In terms of storage, unwashed C. tubaeformis may be kept in a paper bag inside the refrigerator for less than a week.
Craterellus tubaeformis Benefits
As a member of the Craterellus genus, C. tubaeformis is packed with most essential nutrients and minerals needed by the body. One cup of C. tubaeformis has 1.87 mg of iron, 273 mg of potassium, 31 mg of phosphorous, and only 0.63 g of sugar. Other vitamins and minerals found in this mushroom are vitamins B, B12[vi], D, fiber, and copper. Consumption of C. tubaeformis can promote overall physical health, specifically the following:
Inflammation in the human body is a series of interactions that may be due as a response to trauma or injury. Polysaccharides extracted from C. tubaeformis are found to have anti-inflammatory properties, thereby boosting the immune system once consumed[vii].
According to a study, Vitamin D2 found in wild C. tubaeformis is more significant compared to button mushrooms from stores[viii]. It is an important vitamin D source for people who are allergic to fish or who are following certain diets, such as vegetarianism[ix] and veganism. In the long run, taking C. tubaeformis on a daily basis can significantly lower the risk of osteoporosis in the older generation.
Reducing Risk for Diabetes
C. tubaeformis is a great source of fiber. According to the results of McRae’s (2018) meta-analysis on fiber intake and diabetes, daily fiber intake significantly decreases risk for type 2 diabetes, the chronic medical condition brought about by increased sugar accumulation on bloodstream due to unhealthy lifestyle[x].
C. tubaeformis have significant traces of vitamin B and B12[xi]. Such vitamins have a direct positive effect in enhancing brain function. By boosting red blood cells that carry oxygen to the brain, these vitamins cause the central nervous system to work faster, thus, significantly alerts the decision-making process, and improves the overall disposition of the person.
Craterellus tubaeformis Dosage
There is limited researches about C. tubaeformis intake with human respondents. In Sweden, C. tubaeformis is part of the 11 wild species of mushrooms that are consumed as food[xii]. In Mexico, C. tubaeformis is not only consumed as food, but is also treated as medicine[xiii]. While these ethnographic studies show that C. tubaeformis is part of a population’s diet, there is no available research that seeks to identify the amount of C. tubaeformis that is safe for ingesting.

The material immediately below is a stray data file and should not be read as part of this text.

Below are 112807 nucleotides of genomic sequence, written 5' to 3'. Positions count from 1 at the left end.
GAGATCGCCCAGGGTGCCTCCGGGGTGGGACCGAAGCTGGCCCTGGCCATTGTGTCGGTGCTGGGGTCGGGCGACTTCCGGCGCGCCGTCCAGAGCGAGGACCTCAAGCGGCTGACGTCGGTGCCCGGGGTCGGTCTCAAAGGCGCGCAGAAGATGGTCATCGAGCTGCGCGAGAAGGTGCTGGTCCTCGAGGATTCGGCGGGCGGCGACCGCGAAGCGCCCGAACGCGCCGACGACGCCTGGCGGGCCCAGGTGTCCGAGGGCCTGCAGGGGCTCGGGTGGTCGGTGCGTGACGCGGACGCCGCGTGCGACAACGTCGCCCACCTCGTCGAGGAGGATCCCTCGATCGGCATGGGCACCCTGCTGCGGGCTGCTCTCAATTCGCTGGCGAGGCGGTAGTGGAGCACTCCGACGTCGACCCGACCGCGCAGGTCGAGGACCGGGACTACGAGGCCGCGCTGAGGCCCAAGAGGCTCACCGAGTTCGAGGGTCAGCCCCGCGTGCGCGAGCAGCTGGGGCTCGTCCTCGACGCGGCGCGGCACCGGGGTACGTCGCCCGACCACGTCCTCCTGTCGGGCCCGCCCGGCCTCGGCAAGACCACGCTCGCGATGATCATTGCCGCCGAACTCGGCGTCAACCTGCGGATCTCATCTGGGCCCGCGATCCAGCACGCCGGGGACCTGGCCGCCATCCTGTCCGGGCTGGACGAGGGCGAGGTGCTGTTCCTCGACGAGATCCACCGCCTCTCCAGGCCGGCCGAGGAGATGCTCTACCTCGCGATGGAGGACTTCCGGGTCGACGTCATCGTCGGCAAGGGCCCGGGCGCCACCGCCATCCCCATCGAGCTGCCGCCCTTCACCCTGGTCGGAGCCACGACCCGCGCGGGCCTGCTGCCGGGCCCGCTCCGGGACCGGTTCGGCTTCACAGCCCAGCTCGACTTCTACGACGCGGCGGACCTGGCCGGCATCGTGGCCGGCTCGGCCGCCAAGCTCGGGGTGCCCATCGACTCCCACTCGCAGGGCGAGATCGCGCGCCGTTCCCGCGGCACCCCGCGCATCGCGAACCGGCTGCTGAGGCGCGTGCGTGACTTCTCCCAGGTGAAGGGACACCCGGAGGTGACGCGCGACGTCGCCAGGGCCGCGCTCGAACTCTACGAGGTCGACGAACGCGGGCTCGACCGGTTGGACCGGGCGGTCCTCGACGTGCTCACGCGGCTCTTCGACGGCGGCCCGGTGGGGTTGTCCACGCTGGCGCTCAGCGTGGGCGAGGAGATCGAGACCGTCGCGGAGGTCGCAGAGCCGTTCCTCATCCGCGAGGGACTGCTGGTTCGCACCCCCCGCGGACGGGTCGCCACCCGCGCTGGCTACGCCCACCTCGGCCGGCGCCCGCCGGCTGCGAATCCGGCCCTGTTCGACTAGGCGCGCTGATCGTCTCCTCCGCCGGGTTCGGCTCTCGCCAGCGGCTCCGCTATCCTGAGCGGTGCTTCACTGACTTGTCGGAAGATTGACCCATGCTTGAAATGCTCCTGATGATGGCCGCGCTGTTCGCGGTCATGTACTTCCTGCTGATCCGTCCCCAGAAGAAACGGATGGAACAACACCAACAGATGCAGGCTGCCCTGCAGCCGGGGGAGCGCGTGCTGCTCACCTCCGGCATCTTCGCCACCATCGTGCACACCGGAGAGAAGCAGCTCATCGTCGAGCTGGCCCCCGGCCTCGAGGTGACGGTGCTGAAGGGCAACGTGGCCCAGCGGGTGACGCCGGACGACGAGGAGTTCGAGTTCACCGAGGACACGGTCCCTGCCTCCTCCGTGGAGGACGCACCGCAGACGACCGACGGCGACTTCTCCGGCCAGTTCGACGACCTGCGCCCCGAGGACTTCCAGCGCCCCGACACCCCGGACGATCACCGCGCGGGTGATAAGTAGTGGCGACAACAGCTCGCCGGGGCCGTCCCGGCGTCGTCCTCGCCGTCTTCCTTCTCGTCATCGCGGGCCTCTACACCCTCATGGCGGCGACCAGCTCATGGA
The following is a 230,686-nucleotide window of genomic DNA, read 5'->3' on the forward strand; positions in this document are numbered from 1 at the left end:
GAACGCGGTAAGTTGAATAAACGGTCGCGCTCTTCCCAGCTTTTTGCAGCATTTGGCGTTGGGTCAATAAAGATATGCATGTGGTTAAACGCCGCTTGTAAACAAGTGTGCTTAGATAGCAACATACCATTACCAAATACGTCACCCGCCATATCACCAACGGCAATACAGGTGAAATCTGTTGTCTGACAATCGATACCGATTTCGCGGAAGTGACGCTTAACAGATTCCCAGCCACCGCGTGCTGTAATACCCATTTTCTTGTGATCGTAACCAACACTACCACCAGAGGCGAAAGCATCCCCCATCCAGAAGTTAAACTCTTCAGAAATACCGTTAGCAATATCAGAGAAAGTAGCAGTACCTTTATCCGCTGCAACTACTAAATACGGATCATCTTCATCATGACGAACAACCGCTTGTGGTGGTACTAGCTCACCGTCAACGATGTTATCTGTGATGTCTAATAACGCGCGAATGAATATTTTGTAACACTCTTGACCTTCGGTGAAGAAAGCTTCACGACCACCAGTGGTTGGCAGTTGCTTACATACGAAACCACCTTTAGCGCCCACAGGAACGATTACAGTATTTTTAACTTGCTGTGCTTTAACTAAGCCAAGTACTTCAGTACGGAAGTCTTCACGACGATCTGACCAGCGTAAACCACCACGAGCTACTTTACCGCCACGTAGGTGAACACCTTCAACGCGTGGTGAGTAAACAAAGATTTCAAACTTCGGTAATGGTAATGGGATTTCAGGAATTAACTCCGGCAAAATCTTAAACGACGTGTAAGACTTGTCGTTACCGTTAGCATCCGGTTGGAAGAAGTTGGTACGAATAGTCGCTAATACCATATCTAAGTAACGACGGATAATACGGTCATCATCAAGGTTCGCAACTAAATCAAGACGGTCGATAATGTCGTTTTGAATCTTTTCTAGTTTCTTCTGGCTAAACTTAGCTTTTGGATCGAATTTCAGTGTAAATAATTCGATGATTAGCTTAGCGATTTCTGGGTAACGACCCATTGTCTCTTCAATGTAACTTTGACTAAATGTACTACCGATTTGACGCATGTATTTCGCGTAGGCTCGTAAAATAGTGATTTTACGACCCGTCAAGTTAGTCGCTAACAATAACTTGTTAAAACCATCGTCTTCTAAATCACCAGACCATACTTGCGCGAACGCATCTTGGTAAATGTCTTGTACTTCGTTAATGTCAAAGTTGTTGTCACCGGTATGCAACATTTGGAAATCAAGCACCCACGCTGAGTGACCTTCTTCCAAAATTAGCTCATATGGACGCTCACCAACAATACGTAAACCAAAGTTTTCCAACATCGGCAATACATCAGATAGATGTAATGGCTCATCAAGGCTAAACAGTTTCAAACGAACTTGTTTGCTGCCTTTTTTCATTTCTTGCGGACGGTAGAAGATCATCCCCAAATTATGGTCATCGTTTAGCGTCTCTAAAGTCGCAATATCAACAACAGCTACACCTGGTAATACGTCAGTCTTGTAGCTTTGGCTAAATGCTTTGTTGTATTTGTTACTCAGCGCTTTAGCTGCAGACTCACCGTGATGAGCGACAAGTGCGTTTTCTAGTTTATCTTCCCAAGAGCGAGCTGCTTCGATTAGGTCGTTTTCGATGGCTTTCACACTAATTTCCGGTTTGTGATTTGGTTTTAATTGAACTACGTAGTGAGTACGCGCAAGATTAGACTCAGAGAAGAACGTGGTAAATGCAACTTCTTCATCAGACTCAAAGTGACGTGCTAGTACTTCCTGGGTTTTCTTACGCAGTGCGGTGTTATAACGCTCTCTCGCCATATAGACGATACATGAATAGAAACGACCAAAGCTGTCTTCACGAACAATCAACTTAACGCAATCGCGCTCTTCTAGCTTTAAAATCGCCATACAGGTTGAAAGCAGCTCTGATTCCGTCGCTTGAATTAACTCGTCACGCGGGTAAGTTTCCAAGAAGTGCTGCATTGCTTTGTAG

Craterellus tubaeformis Side effects and Toxicity
Chanterelle mushrooms are known for their ability to accumulate heavy metals that are usually known to be toxic to the human body when ingested. These include cadmium, lead, and mercury. However, these metals may only add up to a certain amount that is within tolerance levels, and with proper preparation, they may further decrease in the cooking process.
During harvesting, C. tubaeformis forms cibaric acid and 10-hydroxy-8-decenoic acid as its natural response to injury. Cibaric acid is a relatively new fatty acid compound that is discovered in the 1990’s. By then, cibaric acid was subjected to isolation and analysis. Because it is still a premature discovery, its biological activity, insect-related activity, and/or effect on mushroom consumers has not been fully explored[xiv].
While it is considered to be one of the harmless and most common edible mushrooms, consuming large quantities of it without chewing them properly might cause digestive problems and intestinal complications. Moreover, there are rare cases observed regarding taking C. tubaeformis with alcohol that resulted to negative reactions from the body[xv]. In a study done on fungal allergy and pathogenicity, results show that five percent of the subjects with respiratory allergies are sensitive to C. tubaeformis’ spores[xvi].